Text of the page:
This doesn't even begin to come close to what it was intended to be, a high class caper/comedy that was to be something different than the ordinary heist thriller. It's a shame that Eddie Murphy agreed to lend his services to such a shoddy show, even though given his recent decline as somebody to follow, it's not that surprising.
That cannot be said of Ben Stiller, however. It's nice to actually see him play somewhat of a normal person but the project reeks of reused material from other and better heist flicks. I can't even begin to fathom why this is considered an original idea.
Take for example the villain, actually well played by Alan Alda, but the thing about him being under house arrest is seriously hard to swallow. Especially, given the fact that he is under suspicion of ripping of people who work in the same building. The scenes between him and Ben Stiller also lacks a dangerous undercurrent. They got the words but don't have the rhythm.
Also, I was seriously annoyed by the Casey Affleck character. He is written as a whiny toad who all of a sudden steps up, but the plot seriously lets him down. I couldn't think up one reason for his sudden change of heart. He just does a 180 and that's that.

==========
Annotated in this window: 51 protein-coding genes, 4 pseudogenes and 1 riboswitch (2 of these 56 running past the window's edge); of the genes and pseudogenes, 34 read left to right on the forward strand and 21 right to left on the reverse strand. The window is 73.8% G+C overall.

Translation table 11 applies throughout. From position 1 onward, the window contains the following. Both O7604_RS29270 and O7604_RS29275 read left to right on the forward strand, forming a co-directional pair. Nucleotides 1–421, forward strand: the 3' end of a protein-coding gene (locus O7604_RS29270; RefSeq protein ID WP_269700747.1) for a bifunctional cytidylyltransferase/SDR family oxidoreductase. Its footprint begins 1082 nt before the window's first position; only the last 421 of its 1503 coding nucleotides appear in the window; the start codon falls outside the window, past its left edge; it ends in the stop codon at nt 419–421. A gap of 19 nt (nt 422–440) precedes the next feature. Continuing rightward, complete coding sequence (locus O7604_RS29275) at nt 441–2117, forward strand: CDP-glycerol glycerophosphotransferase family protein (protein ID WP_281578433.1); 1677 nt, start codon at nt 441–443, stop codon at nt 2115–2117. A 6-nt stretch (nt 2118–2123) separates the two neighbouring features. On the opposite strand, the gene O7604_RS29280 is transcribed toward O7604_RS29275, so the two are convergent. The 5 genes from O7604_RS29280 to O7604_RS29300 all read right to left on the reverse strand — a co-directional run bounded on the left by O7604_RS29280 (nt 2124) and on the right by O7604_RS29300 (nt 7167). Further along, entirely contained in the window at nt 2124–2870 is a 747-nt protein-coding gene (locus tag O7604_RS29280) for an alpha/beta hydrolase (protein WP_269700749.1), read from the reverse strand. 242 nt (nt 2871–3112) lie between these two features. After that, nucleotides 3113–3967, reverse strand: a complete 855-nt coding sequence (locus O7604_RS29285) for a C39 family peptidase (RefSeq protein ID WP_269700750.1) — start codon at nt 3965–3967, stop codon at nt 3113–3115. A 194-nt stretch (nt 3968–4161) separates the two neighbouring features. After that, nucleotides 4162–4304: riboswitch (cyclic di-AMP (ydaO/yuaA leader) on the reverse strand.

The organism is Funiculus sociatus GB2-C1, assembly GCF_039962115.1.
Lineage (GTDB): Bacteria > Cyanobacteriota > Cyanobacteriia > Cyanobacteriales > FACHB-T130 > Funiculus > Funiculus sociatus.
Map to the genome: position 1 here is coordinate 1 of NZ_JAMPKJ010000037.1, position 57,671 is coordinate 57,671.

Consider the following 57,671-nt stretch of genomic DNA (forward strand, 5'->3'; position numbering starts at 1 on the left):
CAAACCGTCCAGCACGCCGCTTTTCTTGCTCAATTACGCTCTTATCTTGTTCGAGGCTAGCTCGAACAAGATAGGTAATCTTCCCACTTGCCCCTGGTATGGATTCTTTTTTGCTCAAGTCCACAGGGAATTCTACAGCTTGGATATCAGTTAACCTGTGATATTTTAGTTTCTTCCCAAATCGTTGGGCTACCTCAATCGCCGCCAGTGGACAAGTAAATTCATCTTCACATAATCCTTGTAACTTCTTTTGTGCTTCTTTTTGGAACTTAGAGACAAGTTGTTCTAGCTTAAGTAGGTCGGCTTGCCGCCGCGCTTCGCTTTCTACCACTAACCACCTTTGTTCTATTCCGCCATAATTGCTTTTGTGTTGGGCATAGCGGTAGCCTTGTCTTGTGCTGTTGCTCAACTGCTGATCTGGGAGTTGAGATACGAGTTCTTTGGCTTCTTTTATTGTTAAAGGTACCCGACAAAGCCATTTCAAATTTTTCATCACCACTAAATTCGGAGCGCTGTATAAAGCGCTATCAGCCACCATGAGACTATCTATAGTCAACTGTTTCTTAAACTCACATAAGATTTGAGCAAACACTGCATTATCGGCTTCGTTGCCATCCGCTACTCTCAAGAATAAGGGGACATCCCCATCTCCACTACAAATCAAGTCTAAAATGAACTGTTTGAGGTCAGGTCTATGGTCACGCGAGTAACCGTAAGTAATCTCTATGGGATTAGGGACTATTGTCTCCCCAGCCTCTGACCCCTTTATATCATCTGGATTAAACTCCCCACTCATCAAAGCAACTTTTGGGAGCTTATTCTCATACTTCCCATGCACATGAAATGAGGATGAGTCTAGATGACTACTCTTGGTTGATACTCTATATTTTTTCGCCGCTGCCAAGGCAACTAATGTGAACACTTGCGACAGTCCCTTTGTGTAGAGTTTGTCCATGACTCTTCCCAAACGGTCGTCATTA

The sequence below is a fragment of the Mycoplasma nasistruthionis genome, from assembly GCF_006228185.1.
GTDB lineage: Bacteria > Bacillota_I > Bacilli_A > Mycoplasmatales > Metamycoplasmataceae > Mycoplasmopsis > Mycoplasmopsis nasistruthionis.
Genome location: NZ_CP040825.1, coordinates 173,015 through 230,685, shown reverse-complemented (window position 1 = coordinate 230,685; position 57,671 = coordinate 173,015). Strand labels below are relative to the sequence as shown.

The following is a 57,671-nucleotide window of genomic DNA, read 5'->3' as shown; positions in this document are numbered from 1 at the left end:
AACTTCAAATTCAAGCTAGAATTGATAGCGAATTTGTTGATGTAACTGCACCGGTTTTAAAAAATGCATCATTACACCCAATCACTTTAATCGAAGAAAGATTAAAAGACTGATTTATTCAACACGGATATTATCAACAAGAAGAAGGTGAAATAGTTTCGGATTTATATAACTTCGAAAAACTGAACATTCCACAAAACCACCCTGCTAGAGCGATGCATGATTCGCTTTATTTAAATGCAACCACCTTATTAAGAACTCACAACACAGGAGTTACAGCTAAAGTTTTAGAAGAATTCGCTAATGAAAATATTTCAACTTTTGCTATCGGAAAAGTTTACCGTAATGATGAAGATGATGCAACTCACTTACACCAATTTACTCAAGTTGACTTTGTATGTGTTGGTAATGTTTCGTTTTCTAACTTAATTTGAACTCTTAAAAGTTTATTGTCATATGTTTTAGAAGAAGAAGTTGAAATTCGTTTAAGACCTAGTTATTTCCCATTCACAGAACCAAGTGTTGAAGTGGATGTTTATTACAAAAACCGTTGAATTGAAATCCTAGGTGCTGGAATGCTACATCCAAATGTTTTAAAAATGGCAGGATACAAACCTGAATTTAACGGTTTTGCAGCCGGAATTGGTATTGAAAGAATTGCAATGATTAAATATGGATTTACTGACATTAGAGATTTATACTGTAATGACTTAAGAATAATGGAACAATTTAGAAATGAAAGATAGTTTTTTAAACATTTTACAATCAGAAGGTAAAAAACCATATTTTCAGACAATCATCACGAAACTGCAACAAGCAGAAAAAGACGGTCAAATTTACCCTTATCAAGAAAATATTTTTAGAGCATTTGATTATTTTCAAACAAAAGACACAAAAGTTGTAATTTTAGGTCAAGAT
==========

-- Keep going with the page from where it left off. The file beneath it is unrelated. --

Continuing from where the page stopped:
Matthew Broderick looks seriously out of touch with comedy too. Strange since he has been one of the greats of comedy for many years. He doesn't look that healthy either.
There are a few good things about this thing. The thing with the car is pretty clever, but try not to think about what happens with it. It is seriously preposterous, but it does have the funniest moments in the whole flick.
So, Mr Murphy. Although, I have been a fan for years, I wish we could turn back time in which you actually cared about the projects you chose. Stiller? You can't do better, so who cares?
Really soils the name of Margaret Thatcher. I don't know why anyone would consider this a great movie or even a very good one. The only thing that kind of redeems it is the Oscar-winning performance from Meryl Streep.
The movie is barely interested in the political life of Thatcher and pretty much dismisses her as the greatest female politician of the 20th Century. What the movie is interested in is her decline into dementia and while that may be a serious issue, I don't think that belongs in a biopic like this.
This feels like a cross between the mostly ignored and reviled biopic of John Belushi, Wired and the more prestigious, The Queen. Sadly, this is no queen and Meryl Streep doesn't top that other Oscar-winning performance either.
It's not that I mind supernatural elements in a movie but I can't see much of a purpose for it here. it's also a little disturbing to see talented actors like Richard E. Grant who were so prominent in the 90s being wasted so badly here.